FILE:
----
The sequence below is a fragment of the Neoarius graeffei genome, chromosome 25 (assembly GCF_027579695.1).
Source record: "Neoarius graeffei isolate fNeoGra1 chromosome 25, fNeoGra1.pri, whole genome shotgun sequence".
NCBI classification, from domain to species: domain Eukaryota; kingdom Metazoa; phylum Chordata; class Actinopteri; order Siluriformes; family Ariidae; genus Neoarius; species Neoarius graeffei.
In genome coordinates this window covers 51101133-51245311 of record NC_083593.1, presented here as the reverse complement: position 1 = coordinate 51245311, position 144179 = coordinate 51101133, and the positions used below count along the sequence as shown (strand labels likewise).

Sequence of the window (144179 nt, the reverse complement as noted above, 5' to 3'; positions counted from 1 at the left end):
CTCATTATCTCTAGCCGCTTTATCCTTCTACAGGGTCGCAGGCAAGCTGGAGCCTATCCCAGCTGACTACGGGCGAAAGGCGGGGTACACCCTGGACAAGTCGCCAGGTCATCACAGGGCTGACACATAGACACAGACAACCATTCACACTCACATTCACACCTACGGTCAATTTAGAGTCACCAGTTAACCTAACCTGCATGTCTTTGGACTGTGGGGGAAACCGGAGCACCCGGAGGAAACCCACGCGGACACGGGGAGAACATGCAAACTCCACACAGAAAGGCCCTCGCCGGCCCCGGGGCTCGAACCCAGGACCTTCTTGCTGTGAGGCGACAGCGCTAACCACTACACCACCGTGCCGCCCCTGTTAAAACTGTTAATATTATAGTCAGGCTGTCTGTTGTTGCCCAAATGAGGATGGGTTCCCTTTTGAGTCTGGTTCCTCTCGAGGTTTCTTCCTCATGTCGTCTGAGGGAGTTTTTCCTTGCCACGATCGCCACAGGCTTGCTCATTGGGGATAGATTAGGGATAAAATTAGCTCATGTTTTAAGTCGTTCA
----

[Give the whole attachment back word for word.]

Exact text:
The sequence below is a fragment of the Neoarius graeffei genome, chromosome 25 (assembly GCF_027579695.1).
Source record: "Neoarius graeffei isolate fNeoGra1 chromosome 25, fNeoGra1.pri, whole genome shotgun sequence".
NCBI classification, from domain to species: domain Eukaryota; kingdom Metazoa; phylum Chordata; class Actinopteri; order Siluriformes; family Ariidae; genus Neoarius; species Neoarius graeffei.
In genome coordinates this window covers 51101133-51245311 of record NC_083593.1, presented here as the reverse complement: position 1 = coordinate 51245311, position 144179 = coordinate 51101133, and the positions used below count along the sequence as shown (strand labels likewise).

Sequence of the window (144179 nt, the reverse complement as noted above, 5' to 3'; positions counted from 1 at the left end):
CTCATTATCTCTAGCCGCTTTATCCTTCTACAGGGTCGCAGGCAAGCTGGAGCCTATCCCAGCTGACTACGGGCGAAAGGCGGGGTACACCCTGGACAAGTCGCCAGGTCATCACAGGGCTGACACATAGACACAGACAACCATTCACACTCACATTCACACCTACGGTCAATTTAGAGTCACCAGTTAACCTAACCTGCATGTCTTTGGACTGTGGGGGAAACCGGAGCACCCGGAGGAAACCCACGCGGACACGGGGAGAACATGCAAACTCCACACAGAAAGGCCCTCGCCGGCCCCGGGGCTCGAACCCAGGACCTTCTTGCTGTGAGGCGACAGCGCTAACCACTACACCACCGTGCCGCCCCTGTTAAAACTGTTAATATTATAGTCAGGCTGTCTGTTGTTGCCCAAATGAGGATGGGTTCCCTTTTGAGTCTGGTTCCTCTCGAGGTTTCTTCCTCATGTCGTCTGAGGGAGTTTTTCCTTGCCACGATCGCCACAGGCTTGCTCATTGGGGATAGATTAGGGATAAAATTAGCTCATGTTTTAAGTCGTTCA